Useful Wolfram Alpha tips for webmasters and sysadmins
The newly released Wolfram Alpha is a great tool for doing calculations and data conversions, and it also has a significant amount of data that you can play around with. This post is about how webmasters and sysadmins can benefit from this new service.
So if you’re a webmaster or sysadmin (or just an Internet geek), let Wolfram Alpha’s two supercomputers do some work for you and make your life a bit easier.
Let’s get started with the tips:
(To save some typing, we’ll often refer to Wolfram Alpha as “WA” in this article. Also note that while we enter the queries within quotes, that is just done to separate the query text. In other words, leave the quotes out when you use WA.)
Calculate data transfer time
Are you about to transfer a large file over a network but are unsure about how long it might take? Wolfram Alpha makes it easy to calculate data transfer times.
For example, say you’re about to move a 5 GB file to another computer on your 100 mbit/s network. Just ask Wolfram Alpha this: “time to transfer 5 GB over 100 mbit/s”
You can also use WA to quickly figure out how much bandwith you need to transfer for example 10 MB in 5 seconds: “10 mb in 5 seconds”
Bonus tip: Just enter “data transfer time” into WA and you’ll get access to a little tool that lets you calculate various aspects of data transfer times.
Get data transfer rate for a network connection
Say you’re sitting behind a 24 mbit/s Internet connection. How many MB/s is that? Just ask WA: “24 mbps in MB”
Side note: WA understands mpbs and mbit/s to be the same thing. It also understands kbps and kbit/s. However, using “gbps” doesn’t work, but gbit/s does. A bit inconsistent, yes, but we assume that this is just an oversight and will be fixed down the line.
Convert between uptime and downtime
If a website has a 99.4% uptime on average, how many hours of downtime is that in a year? We would like to be able to just enter “99.4% uptime”, but WA doesn’t (yet) understand that. (We’ve sent the Wolfram Alpha team a suggestion about this.)
So, until WA properly understands what “uptime” is, you can use this query to calculate downtime based on uptime percentages: “(1 – 99.4%) * hours in a year”
You can of course also use “hours in a month” to get the monthly value instead.
And just as WA doesn’t understand “uptime”, it doesn’t understand “downtime” either. So, again, if you want to calculate the uptime percentage based on the downtime, you need to use a workaround. It’s a bit trickier than the last one. Here is how to find out the uptime percentage that corresponds to 5 hours of downtime in a year: “100 * (1 – (5 hours/year))”
If you deal a lot with uptime and downtime conversions, you might also like to check out our uptime/downtime conversion sheet. It’s easier, at least for now.
Find out best-case ping times between locations
Want to find out the best-case latency between point A and B? For example, across the Atlantic between New York and London: “ping New York to London”
(Be careful to read the note below the screenshot.)
NOTE: WA doesn’t really understand “ping” correctly. A network ping is supposed to be the roundtrip value, while WA only shows the one-way trip. In other words, you need to double the value you get. Use the “light in fiber” number and double it.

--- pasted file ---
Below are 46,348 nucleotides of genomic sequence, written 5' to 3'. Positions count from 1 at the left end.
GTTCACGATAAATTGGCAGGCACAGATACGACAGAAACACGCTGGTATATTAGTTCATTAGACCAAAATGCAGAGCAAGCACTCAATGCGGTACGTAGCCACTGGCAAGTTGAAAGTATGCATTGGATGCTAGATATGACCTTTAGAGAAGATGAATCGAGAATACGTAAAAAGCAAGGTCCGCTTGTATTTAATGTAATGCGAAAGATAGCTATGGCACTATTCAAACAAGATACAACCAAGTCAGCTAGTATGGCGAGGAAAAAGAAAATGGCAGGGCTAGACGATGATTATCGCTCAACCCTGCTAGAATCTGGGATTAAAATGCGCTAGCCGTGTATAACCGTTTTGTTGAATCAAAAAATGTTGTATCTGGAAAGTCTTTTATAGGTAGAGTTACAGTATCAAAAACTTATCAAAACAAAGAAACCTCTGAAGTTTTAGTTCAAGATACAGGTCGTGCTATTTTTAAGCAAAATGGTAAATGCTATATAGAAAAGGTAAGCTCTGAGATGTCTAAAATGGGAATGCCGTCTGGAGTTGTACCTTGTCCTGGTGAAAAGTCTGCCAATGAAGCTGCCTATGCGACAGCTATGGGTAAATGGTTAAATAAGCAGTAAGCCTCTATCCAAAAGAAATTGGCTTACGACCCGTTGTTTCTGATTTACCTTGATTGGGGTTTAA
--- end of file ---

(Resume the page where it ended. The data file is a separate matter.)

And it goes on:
Also keep in mind that a real-world ping will hop through at least a few different routers on the way. The route it takes will seldom be anywhere near a straight line. Still, it’s good to know what the theoretical best-case latency is (no use trying to get faster than that, right?). We’ve written extensively about this in the past (Theoretical vs. real-world speed limit of Ping).
Bonus tip: Since WA is aware of your current location, you can just enter “ping London” and it will do the above calculation between London and your current location.
Convert between different units (MB, GB, TB, Kbps, Mbps, etc)
Although it’s pretty easy to convert between MB, KB, etc, it’s even easier with WA. Just type in, for example, “4 TB in MB”.
You can convert between transfer speeds in the same way, for example between kbps and mbps.
Although you can do that in your head, the nice thing is that you almost always get additional information from WA even for such a simple query (just try the query above to see what we mean).
Find out the local time anywhere (for maintenance)
Knowing the local time in other time zones can often be useful to a webmaster, for example if you plan on doing maintenance that will interrupt your service, especially if your site or service has a global audience.
Just entering “now” or “time” will give you local time and some additional information about your own location. “Time in New York” will give you the current time in New York.
Again, since WA is aware of your location, the query also shows the time difference between where you are and the place you’re asking about the time for. In the example above, the time in New York is shown relative to the time here in Västerås, Sweden, where Pingdom has its main office.
To get the current time for several locations at once, just enter a list of locations, e.g. “Los Angeles, New York, London”. You’ll get plenty of other information as well, but scroll down a little bit and you’ll see the local times for the different locations in the list.
If you want to know what time it will be five hours from now in New Zealand, just enter “5 hours from now in New Zealand” (very hard to figure out, wasn’t it? ).
You can even do something like “sunrise tomorrow Los Angeles” to get the time for that.
More useful tips?
Hopefully you found these tips useful. We encourage you to experiment with Wolfram Alpha on your own as well. On top of being useful, it can be a lot of fun!
Do you have other useful webmaster or sysadmin-related Wolfram Alpha calculations and tricks to share? Please do so in the comments!